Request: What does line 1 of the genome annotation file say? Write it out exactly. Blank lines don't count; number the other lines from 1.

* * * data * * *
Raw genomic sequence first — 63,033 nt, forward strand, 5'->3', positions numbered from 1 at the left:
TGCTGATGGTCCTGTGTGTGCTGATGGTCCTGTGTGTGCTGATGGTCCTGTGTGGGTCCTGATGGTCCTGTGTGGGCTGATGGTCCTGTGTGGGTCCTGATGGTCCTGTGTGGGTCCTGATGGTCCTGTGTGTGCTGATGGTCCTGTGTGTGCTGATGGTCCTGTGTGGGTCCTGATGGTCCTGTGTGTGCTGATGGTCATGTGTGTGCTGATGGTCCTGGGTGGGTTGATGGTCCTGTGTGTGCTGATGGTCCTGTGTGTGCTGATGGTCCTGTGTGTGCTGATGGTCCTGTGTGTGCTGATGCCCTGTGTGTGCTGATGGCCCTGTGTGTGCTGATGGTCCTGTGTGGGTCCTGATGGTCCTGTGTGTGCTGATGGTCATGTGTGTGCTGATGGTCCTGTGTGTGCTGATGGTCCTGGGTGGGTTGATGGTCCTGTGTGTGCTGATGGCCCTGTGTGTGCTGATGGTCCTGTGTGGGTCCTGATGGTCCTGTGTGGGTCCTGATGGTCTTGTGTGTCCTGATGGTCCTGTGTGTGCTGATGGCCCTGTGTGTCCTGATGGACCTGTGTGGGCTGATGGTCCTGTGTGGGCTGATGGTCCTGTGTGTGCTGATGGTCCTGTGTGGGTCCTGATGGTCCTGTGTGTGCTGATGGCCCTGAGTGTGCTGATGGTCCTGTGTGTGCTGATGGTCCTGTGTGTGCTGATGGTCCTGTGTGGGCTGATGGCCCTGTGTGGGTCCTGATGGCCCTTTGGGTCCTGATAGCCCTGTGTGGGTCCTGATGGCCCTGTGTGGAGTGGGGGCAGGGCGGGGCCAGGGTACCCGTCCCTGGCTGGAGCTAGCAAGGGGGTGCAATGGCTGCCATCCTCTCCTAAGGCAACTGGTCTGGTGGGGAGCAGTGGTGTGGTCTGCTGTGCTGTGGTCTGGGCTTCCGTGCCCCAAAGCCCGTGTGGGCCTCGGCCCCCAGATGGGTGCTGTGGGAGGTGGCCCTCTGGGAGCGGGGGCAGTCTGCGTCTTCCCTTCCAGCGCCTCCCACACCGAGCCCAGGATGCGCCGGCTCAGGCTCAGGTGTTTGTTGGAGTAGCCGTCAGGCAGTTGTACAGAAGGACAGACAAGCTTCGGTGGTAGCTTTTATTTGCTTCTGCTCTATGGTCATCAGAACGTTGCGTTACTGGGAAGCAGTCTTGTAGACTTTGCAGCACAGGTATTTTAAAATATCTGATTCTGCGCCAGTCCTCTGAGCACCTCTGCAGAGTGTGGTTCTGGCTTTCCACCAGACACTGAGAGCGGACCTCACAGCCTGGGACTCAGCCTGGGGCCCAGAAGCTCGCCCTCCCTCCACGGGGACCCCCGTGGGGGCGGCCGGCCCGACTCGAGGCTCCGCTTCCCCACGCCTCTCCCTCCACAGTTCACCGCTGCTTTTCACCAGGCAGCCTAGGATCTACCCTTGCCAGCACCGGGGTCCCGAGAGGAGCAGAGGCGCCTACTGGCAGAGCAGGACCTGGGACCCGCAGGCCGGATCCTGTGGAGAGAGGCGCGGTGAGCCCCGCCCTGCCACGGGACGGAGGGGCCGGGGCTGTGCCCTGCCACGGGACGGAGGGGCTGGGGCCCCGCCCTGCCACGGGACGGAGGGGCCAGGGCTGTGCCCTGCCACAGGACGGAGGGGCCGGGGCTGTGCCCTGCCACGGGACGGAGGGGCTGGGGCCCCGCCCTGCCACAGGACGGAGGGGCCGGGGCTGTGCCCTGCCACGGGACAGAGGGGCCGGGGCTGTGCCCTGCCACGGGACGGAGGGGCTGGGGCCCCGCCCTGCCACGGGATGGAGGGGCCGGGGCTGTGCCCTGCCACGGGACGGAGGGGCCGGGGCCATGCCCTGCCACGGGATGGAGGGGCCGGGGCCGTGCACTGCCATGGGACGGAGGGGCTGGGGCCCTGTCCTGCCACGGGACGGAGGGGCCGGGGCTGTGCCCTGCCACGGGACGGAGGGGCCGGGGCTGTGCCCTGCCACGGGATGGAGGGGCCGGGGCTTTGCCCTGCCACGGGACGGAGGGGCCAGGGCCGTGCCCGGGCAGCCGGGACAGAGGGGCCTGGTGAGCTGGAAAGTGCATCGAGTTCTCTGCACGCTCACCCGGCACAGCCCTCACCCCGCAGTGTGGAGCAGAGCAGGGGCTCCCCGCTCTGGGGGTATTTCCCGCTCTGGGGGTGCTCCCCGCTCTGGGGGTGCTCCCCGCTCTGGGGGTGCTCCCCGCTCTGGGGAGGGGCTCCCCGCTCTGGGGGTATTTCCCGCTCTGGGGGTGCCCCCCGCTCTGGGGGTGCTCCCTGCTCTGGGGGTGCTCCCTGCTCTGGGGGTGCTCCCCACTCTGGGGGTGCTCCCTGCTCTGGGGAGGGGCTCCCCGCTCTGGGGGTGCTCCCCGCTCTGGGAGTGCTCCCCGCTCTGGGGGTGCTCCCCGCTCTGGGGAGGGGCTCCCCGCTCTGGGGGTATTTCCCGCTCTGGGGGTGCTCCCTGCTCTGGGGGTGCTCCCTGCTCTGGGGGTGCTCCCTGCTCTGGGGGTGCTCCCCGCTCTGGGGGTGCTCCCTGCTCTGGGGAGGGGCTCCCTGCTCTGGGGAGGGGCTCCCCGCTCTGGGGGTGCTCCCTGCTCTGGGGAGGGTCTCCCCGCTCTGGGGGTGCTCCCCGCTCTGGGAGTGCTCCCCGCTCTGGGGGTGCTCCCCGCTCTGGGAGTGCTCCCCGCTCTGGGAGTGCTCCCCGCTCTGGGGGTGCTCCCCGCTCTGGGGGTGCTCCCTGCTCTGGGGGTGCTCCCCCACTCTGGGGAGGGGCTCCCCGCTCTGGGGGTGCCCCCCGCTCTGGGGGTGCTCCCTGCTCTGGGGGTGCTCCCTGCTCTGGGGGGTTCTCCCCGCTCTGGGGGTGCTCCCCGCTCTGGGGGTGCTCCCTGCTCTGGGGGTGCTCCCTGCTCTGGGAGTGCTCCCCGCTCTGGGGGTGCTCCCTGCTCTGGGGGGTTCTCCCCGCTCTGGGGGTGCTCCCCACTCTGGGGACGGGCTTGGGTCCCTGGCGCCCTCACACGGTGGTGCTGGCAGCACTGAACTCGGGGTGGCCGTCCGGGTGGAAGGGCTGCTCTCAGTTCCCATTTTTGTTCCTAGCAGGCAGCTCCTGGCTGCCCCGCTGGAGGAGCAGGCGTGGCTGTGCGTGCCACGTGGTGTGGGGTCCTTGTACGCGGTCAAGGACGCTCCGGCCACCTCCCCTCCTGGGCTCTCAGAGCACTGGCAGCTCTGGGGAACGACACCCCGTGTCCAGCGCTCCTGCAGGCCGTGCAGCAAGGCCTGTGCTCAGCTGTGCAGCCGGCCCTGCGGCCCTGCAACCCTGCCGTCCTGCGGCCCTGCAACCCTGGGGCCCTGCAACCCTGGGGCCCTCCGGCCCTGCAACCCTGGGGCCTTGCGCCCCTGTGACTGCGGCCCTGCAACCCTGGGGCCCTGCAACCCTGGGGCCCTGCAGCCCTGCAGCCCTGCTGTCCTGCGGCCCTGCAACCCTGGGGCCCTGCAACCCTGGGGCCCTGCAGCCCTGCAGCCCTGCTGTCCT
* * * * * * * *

Raw genomic sequence first — 63,033 nt, forward strand, 5'->3', positions numbered from 1 at the left: